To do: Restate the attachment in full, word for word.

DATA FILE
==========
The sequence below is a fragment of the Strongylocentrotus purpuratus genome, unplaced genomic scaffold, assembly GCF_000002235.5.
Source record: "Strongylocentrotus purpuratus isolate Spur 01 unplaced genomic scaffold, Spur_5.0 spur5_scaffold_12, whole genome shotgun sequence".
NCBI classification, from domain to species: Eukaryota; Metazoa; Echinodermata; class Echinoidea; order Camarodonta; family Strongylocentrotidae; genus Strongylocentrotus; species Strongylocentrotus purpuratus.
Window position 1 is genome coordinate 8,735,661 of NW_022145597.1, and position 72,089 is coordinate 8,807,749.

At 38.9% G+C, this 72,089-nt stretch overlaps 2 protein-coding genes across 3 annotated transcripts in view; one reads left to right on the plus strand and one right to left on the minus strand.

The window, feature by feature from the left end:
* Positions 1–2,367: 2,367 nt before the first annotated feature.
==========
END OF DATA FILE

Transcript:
The sequence below is a fragment of the Strongylocentrotus purpuratus genome, unplaced genomic scaffold, assembly GCF_000002235.5.
Source record: "Strongylocentrotus purpuratus isolate Spur 01 unplaced genomic scaffold, Spur_5.0 spur5_scaffold_12, whole genome shotgun sequence".
NCBI classification, from domain to species: Eukaryota; Metazoa; Echinodermata; class Echinoidea; order Camarodonta; family Strongylocentrotidae; genus Strongylocentrotus; species Strongylocentrotus purpuratus.
Window position 1 is genome coordinate 8,735,661 of NW_022145597.1, and position 72,089 is coordinate 8,807,749.

At 38.9% G+C, this 72,089-nt stretch overlaps 2 protein-coding genes across 3 annotated transcripts in view; one reads left to right on the plus strand and one right to left on the minus strand.

The window, feature by feature from the left end:
* Positions 1–2,367: 2,367 nt before the first annotated feature.